Christmas 2009 will be remembered on Lake Conway for the 11+ inches of rain that fell on Christmas Eve and Christmas Day. Poor monitoring of the lake level, late response in opening the dam floodgates, and high winds all played a part in creating serious problems for all of the lakefront homeowners (and many who live well back from the lakeside.) Huge snags, driven by the wind and waves, battered the shoreline and structures. Floodwaters entered homes and closed access roads.
The water is still high, but the lake is mostly back in its bed in this photo.
Our place is on (comparatively) high ground, so the house was safe, although the heat/air ducts in the crawl space were damaged. A storage shed was floated off its foundation blocks. We lost a lot of soil and grass around the big trees, leaving roots exposed. Massive amounts of debris and detritus were floated in, covering the ground, patio, and drive. Because the damage was largely wind-driven, our insurance covered some of the repair costs. The shed was demolished and hauled off.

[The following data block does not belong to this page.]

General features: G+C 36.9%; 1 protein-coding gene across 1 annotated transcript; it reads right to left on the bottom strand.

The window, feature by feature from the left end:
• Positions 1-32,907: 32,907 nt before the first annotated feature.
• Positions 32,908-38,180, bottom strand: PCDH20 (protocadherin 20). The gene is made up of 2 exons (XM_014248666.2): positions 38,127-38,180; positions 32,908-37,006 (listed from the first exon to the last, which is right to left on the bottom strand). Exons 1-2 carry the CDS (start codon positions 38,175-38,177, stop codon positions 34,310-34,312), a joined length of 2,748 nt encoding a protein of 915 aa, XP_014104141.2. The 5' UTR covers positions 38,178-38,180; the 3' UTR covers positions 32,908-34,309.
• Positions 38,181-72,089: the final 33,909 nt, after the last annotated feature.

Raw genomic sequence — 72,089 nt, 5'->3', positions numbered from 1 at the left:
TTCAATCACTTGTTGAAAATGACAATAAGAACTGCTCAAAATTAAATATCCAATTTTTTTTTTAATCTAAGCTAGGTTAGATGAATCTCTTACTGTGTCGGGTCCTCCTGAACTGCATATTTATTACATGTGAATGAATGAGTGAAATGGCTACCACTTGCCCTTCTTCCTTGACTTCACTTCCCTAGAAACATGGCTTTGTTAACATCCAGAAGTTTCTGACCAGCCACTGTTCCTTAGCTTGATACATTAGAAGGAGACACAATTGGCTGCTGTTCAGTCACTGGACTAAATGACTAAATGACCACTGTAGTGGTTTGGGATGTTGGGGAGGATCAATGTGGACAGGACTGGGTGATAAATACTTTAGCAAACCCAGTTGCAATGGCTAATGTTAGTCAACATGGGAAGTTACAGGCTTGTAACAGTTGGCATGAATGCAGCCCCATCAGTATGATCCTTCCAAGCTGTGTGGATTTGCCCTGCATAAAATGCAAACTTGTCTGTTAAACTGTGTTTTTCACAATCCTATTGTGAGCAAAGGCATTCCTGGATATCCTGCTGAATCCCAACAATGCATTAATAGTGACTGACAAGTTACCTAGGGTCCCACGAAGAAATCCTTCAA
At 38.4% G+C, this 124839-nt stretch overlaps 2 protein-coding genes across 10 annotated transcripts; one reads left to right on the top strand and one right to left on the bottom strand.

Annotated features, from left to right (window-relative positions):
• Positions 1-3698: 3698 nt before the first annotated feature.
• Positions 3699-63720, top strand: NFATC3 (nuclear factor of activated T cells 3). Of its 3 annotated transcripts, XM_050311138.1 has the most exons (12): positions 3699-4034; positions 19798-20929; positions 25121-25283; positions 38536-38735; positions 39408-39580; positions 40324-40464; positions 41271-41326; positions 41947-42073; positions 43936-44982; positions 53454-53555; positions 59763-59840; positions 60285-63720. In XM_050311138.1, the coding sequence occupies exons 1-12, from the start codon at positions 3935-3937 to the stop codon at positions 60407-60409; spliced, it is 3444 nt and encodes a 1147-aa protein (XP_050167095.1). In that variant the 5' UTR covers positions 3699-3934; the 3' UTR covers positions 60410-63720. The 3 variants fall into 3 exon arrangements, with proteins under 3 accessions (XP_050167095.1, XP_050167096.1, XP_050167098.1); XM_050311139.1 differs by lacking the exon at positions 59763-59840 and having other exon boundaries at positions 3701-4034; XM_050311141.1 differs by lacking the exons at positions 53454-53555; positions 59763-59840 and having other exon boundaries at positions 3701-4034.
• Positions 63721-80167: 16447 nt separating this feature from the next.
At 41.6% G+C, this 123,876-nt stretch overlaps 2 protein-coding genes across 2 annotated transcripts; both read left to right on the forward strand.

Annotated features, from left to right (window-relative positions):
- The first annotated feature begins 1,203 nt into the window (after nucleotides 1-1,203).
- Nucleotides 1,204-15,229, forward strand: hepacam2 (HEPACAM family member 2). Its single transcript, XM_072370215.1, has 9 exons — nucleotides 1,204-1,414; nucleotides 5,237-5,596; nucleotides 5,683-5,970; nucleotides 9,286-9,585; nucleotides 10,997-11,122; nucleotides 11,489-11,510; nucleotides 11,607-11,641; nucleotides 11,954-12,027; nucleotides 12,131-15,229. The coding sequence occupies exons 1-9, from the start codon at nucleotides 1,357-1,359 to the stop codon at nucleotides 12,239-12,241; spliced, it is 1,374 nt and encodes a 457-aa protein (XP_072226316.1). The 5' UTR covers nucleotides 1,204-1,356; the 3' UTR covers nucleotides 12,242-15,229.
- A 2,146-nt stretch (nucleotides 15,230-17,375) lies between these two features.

The dock was renovated--actually an improvement.
The fencing was replaced (upgraded to chain link,) and relocated to a previous fence-line, further out from the house. Last week, with the water low, big earth-movers brought in shale, rock, and topsoil, stabilizing the shoreline and installing riprap for erosion control, then repairing the damage done by the big equipment, which had left ruts and gouges everywhere.
Despite the heat and humidity, we raked, seeded, and mulched the bare soil, putting the sprinkler on the planted areas.
It's not the best time to be seeding, but the final work had to wait for conditions to be right. Some long-awaited rains have helped, and the new grass was up in a week.
The eroded areas under the big oaks and along the old fence-line had received topsoil and sod back in mid-Spring. Big turtles from the lake come ashore and dig nests for their eggs--not the most helpful thing, but part of the territory. (Crows, raccoons, skunks, and who knows what else dig the eggs up and devour them; the survival rate must be extremely low.)
In the upper part of this shot, you can see part of a big snag that was pulled out of the water. The cedar is incredibly dense and heavy. After some work with the chain-saw, we are hauling the logs to the woodpile for future campfires--once it cools off, that is.